Day 12 of Noirvember: What’s His Name? Sid Tomack!

Sid Tomack. Remember that name.

One of those actors with a face you might recognize but a name you may never even heard of, actor Sid Tomack appeared in only 34 movies during his 30-year career, but nearly a third of those consisted of film noir. Today’s Noirvember post shines the spotlight on this actor, who died on today’s date in 1962.

Born in Brooklyn, New York, on September 8, 1907, Tomack started his career in vaudeville, performing with the song-and-dance team called “Sid Tomack and Reis Brothers.” Later, he honed his skills in front of an audience by working at resorts in New York’s Catskill Mountains as the master of ceremonies for a variety of productions. In his feature film debut, a crime drama called Forgotten Girls (1940), Tomack was seen as a reporter, but he didn’t appear on screen again for another four years, when he played himself in A Wave, a WAC, and a Marine.

And remember that face.

Tomack was seen in his first film noir, Framed, in 1947. In this Glenn Ford starrer, he played a bartender. During the next three years, he would appear in a whopping nine additional noirs: A Double Life (1947), Hollow Triumph (1948), Force of Evil (1948), House of Strangers (1949), Knock on Any Door (1949), Alias Nick Beal (1949), Abandoned (1949), Side Street (1950), and Appointment With Danger (1950).  In each of these, Tomack played small, mostly unbilled parts, including a jewel fence and a trainman. In most, he was either a bartender or a waiter.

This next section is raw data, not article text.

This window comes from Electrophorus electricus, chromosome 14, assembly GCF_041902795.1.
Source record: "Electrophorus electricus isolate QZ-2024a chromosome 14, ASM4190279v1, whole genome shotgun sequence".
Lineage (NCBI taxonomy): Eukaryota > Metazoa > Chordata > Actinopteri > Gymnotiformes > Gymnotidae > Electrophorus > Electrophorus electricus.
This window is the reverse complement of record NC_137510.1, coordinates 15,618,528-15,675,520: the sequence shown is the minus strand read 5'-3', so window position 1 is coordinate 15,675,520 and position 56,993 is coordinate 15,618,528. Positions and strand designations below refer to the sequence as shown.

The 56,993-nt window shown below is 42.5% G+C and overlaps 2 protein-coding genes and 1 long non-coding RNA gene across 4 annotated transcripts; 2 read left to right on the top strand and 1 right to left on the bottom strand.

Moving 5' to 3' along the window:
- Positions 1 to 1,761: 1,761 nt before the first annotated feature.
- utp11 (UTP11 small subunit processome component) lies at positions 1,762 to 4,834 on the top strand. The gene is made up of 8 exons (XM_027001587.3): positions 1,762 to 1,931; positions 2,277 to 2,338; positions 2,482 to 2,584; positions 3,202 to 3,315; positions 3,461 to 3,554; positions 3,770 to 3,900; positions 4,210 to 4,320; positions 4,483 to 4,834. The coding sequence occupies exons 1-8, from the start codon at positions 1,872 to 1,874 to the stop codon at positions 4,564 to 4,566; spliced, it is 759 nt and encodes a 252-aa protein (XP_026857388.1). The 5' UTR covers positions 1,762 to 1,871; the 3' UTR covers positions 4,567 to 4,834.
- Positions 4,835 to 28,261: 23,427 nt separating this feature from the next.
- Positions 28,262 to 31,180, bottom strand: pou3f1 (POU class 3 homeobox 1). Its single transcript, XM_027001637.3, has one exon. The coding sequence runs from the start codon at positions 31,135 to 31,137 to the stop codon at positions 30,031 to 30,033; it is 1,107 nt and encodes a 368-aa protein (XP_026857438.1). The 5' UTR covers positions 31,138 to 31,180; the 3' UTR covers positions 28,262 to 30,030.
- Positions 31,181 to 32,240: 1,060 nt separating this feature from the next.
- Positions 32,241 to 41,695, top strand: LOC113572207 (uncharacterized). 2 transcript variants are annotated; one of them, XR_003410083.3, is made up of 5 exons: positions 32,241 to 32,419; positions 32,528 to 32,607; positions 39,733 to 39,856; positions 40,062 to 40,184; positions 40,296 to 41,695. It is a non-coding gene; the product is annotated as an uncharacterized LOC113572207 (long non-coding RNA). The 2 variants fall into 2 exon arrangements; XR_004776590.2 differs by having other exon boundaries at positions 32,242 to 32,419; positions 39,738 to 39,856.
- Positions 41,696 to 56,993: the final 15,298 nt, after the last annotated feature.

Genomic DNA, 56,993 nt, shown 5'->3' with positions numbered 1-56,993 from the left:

During this period, Tomack was also seen in such non-noirs as I Love Trouble (1948), with Franchot Tone and Janis Carter; Boston Blackie’s Chinese Adventure (1948), the next-to-last film in the 14-episode Columbia series starring Chester Morris; and The Fuller Brush Girl (1950), with Lucille Ball in the title role. Tomack found more success on the small screen, with recurring roles on such series as The Life of Riley and My Friend Irma, and numerous appearances on Perry Mason and The Adventures of Superman. Also, in the late 1950s, Tomack appeared on a musical comedy concept album, Clara, with Betty Garrett and James Komack. Clara was produced on Broadway the following year as Beg, Borrow and Steal (without Tomack), but the production closed after just five performances.

Tomack also performed on a comedy album with an ensemble that included Betty Garrett.

Tomack’s final film was Sail a Crooked Ship (1961), a comedy starring Robert Wagner. The following year, at the age of 55, the actor died of a heart ailment, leaving behind his wife, Virginia Ledell, and three children. One of his sons, Michael Tomack, would find a career in the movie industry as well – he worked as sound editor on a variety of feature films including The Big Chill (1983) and A Soldier’s Story (1984), and such TV series as Muppet Babies, The Transformers, and Defenders of the Earth. Sadly, like his father, he died at a relatively young age, of congestive heart failure at the age of 53.

The next time you see a waiter or a bartender in a film noir, take a look and see if it’s Sid Tomack. It just might be.

And join me tomorrow for Day 13 of Noirvember!

~ by shadowsandsatin on November 12, 2019.

2 Responses to “Day 12 of Noirvember: What’s His Name? Sid Tomack!”

  1. I’ll certainly be on the lookout for Sid and shall raise a toast to him when appropriate.

  2. For me, he’ll always be one of the crumb-bums trying to subvert Truth, Justice and The American Way on Superman. Fat chance!

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